Remembering Mark Stewart

Publisher and author Tariq Goddard remembers the restless giant of The Pop Group and The Maffia, and the challenge his legacy leaves us with. Home page portrait by Beezer Redland

Mark Stewart by Brian Griffin

If Mark Stewart ever suffered from Imposter Syndrome he hid it pretty well. Coming of age before the ubiquitous use of psychological categories, when working and lower middle class people were well represented in the arts (indeed, Mark toured with his musical heroes while still at school), and “history” meant the march of progress rather than just the past, was formative for a certain type of performer that Mark encapsulated. The very idea that anyone else’s voice was either better qualified or entitled to be heard over his jarred to a point where it seemed that his assertive self confidence was as much a matter of principle as it was something he enjoyed in practise.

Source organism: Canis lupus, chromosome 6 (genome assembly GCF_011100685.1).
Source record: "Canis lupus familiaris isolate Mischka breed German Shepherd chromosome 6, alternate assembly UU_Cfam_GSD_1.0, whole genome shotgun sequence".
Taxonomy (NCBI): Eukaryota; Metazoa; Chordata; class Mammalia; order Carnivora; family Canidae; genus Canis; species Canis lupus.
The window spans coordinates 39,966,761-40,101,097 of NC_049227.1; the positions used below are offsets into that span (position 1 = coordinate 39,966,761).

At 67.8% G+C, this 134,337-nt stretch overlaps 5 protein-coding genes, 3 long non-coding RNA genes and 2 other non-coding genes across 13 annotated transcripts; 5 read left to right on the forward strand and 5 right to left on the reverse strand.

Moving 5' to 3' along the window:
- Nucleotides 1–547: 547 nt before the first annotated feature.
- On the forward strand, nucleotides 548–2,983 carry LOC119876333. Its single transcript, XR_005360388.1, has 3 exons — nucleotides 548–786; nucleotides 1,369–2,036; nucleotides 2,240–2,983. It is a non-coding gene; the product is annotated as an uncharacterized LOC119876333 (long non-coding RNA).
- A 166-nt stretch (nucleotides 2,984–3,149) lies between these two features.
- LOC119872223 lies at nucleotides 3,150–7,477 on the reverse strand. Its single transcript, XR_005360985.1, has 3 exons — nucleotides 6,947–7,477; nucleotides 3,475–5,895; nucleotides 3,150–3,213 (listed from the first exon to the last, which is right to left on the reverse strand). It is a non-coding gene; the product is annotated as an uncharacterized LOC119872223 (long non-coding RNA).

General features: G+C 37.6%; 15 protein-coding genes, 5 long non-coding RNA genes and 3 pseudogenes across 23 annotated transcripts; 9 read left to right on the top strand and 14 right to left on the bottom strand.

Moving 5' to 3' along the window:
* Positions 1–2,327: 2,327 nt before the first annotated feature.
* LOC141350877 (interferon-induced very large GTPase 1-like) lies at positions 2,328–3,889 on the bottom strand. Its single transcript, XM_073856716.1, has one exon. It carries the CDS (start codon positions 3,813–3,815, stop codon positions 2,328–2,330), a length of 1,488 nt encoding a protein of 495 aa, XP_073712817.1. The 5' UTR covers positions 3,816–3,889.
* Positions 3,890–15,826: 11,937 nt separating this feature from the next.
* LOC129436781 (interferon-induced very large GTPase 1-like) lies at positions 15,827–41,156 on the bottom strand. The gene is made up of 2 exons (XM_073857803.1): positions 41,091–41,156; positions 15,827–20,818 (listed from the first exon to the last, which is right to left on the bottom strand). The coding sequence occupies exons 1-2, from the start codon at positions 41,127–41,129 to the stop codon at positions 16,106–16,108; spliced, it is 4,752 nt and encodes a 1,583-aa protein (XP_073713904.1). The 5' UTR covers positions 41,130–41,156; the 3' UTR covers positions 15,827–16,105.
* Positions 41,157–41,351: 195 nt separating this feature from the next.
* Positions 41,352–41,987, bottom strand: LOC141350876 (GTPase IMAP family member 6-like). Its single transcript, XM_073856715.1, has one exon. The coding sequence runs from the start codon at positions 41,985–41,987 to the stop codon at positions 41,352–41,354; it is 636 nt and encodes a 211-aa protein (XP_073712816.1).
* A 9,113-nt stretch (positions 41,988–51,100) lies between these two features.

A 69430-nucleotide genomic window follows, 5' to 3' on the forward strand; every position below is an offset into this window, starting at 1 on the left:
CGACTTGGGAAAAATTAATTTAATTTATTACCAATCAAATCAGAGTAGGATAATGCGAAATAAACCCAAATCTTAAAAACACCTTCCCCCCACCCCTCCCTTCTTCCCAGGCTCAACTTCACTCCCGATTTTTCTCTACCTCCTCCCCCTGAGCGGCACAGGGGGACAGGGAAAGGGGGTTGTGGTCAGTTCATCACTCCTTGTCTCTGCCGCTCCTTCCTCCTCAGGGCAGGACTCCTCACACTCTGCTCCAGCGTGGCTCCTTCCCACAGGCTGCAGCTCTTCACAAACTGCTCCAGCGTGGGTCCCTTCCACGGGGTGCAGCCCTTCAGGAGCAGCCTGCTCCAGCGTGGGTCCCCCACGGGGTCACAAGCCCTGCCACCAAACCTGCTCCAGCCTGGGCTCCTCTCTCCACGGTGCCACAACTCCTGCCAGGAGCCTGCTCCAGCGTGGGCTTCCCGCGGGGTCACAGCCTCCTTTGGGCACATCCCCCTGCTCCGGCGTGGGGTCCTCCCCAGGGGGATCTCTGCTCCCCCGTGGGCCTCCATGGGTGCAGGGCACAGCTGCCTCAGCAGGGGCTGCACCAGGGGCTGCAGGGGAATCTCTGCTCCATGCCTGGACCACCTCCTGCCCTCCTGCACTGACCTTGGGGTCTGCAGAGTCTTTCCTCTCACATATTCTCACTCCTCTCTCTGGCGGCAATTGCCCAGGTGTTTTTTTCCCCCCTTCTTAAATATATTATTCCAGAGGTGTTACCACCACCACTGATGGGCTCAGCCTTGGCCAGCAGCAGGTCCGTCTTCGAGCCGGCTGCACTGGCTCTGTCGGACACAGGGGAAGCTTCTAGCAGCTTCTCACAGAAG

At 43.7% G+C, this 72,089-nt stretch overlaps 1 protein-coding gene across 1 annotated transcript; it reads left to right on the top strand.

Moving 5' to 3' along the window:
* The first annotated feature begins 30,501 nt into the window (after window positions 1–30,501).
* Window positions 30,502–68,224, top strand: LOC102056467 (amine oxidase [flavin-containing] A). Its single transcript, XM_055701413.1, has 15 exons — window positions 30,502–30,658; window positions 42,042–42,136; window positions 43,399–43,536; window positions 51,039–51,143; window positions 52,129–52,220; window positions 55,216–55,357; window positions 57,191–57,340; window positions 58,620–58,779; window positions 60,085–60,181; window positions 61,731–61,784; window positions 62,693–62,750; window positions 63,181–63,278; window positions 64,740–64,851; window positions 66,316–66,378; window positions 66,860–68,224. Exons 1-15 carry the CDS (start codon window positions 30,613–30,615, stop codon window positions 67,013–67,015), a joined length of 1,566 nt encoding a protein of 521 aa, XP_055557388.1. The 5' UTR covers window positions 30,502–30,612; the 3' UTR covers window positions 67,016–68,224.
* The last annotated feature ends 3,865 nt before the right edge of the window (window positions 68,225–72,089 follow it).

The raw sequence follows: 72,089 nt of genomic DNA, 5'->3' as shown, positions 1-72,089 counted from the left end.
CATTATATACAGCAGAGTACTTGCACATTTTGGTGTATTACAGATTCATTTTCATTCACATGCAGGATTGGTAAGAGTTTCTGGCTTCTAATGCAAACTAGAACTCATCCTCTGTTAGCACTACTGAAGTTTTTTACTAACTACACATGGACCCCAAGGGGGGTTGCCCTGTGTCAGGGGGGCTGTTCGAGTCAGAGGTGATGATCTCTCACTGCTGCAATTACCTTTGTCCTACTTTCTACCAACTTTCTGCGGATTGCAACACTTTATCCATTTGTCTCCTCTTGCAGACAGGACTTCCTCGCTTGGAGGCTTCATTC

This was apparent when he introduced the one moment of mirth in an otherwise discomforting and upsetting day, inadvertently (I think), on the afternoon of Mark Fisher’s memorial service in February 2017. Mark Stewart was wrapping up a characteristically passionate and fiery paean to Fisher, putting me more in mind of a ranting Methodist preacher than a post punk icon, building to a poetic finale where he exhorted his listeners to go and read everything they could by… “Mark Stewart!” I remember Mark’s face looking vaguely troubled as he left the lectern, as if he had forgotten something, and then his doubling back, with little visible embarrassment, to issue his friendly correction, “I meant, of course, Mark Fisher!” Far from a narcissistic slip, I think this was an unconscious reflection of Mark’s sense of himself as a necessary person, one that neither he or his listeners could do without, allied to the belief that he had something urgent to impart that no one else could, because no one else could actually be him.